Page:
Just as we can alleviate our own suffering by being present to ourselves, we can support and heal others by offering our presence. Our presence supports their presence. Our capacity to embrace our difficulties allows others to embrace their difficulties. The theologian Henri Nouwen writes:
When we honestly ask ourselves which person in our lives mean the most to us, we often find that it is those who, instead of giving advice, solutions, or cures, have chosen rather to share our pain and touch our wounds with a warm and tender hand. The friend who can be silent with us in a moment of despair or confusion, who can stay with us in an hour of grief and bereavement, who can tolerate not knowing, not curing, not healing and face with us the reality of our powerlessness, that is a friend who cares. (From Out of Solitude.)
This Thursday after our meditation, our Dharma discussion will focus on suffering: how we understand it, what we have learned about it, and what we might say to a class of nursing students. A reading on sitting with suffering, by Gunilla Norris, is below.
You are also invited to join us this week for a brief orientation to mindfulness practice and the Still Water community. The orientation will begin at 6:30 pm and participants are encouraged to stay for the evening program. If you would like to attend the orientation, it is helpful if you let us know by emailing us at info@StillWaterMPC.org.
Finally, registration is now open for three upcoming Still Water events:
- Beginning the Year Mindfully: New Year’s Day Brunch, Wednesday, January 1, 2014, in Silver Spring
- A Calm Mind and A Joyful Heart: An Introduction to Mindfulness Meditation, Monday, January 20, 2014, at Crossings in Silver Spring
- Smiling like a Buddha: A Ten-Session Mindfulness Meditation Class, Mondays, January 27 – April 15, 2014, at Crossings in Silver Spring
And you are invited to participate in or attend a region-wide Transmission of the Five Mindfulness Trainings Ceremony, Saturday, January 4, 2014, in Oakton, Va.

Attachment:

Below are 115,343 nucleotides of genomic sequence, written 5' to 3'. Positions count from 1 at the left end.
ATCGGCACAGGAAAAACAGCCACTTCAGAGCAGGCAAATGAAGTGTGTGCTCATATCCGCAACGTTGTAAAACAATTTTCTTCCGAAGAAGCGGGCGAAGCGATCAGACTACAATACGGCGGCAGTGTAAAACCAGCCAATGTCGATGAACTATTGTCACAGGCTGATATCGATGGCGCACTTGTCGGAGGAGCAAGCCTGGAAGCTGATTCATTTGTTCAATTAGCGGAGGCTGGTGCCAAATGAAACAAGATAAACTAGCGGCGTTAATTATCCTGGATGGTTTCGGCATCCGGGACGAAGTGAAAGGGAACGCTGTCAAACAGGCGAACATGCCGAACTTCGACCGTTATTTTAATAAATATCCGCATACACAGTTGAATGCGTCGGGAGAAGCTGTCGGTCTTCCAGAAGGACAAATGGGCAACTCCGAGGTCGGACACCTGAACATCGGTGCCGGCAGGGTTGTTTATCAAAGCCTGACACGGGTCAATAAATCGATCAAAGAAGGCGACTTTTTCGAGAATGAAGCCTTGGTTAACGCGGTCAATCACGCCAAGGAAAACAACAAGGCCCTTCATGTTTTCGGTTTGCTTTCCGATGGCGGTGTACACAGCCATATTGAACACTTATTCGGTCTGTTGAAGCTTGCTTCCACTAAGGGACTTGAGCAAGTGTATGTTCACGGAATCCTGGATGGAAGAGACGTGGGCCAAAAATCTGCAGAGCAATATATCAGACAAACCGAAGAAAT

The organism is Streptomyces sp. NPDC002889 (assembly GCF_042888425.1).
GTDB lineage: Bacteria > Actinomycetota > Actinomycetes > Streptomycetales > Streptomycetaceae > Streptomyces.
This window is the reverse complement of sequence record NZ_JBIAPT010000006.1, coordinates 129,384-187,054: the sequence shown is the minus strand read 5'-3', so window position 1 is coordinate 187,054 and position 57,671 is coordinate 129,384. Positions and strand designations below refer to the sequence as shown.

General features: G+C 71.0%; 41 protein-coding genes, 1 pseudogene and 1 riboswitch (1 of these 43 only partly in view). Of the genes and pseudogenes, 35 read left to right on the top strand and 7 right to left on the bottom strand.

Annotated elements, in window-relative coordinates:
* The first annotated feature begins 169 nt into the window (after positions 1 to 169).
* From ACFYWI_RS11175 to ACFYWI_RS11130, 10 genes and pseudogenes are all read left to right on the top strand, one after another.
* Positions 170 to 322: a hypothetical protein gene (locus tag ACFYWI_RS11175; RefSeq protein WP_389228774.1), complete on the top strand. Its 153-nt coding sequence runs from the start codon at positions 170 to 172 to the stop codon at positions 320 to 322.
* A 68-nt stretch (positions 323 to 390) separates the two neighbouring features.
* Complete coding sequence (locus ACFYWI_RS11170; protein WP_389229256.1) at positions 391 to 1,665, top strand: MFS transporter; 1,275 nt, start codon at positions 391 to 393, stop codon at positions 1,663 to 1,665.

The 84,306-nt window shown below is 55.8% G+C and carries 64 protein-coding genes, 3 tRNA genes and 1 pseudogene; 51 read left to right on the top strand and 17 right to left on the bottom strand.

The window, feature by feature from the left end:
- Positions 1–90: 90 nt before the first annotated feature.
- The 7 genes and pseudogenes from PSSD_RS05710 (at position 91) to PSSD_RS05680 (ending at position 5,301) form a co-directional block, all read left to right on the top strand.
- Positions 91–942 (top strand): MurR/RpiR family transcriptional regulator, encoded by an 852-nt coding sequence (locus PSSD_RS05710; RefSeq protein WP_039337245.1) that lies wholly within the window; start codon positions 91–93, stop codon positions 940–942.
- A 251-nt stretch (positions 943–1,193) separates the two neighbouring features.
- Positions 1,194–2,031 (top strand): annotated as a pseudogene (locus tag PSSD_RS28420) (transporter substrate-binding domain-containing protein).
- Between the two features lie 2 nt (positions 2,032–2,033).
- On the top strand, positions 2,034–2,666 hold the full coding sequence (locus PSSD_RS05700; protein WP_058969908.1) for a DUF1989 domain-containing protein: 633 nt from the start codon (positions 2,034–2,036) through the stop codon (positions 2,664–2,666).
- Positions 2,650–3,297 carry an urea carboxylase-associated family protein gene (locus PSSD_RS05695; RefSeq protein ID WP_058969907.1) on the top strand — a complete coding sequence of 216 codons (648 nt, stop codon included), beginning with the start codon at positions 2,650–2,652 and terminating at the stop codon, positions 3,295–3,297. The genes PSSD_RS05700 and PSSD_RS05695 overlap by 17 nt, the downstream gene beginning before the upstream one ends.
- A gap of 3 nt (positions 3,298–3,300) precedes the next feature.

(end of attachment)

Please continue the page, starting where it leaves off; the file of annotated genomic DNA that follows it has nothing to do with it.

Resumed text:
by Gunilla Norris, from Sharing Silence
Through the practice of silence we become aware
of our pain. The pain is always there—in our minds
and in our bodies. Silence allows us to see it,
face it, release it.
We constantly judge ourselves. Our minds decide
what our experience should or should not be
—relentlessly labeling things good or bad—
and demand that our lives conform to our labels.
Then, when pain comes into our lives
—and it does to every life—we not only suffer it,
but we suffer our suffering as well.
We add the mind’s harsh judgment of pain
to our actual experience of it.
By practicing silence, we may discover the ways
in which we intensify our pain by judging it.
Then we have a chance to become less harsh,
The pain created by our minds is stored in our bodies,
creating rigid patterns of behavior, blocking the flow
of energy within us, cramping our being.
Our harshness and our fears are embodied in our flesh.
In silence, we can feel these tendencies harden—
and allow them to be as they are. They may then
uncramp and release, for anything that is not resisted
tends of its own accord to unfold and change.
By cultivating silence, we can find and release
deeper and deeper levels of pain and so discover
once again what is beneath the pain:
the natural joy that is already inside us,
free to rise and flow into experience.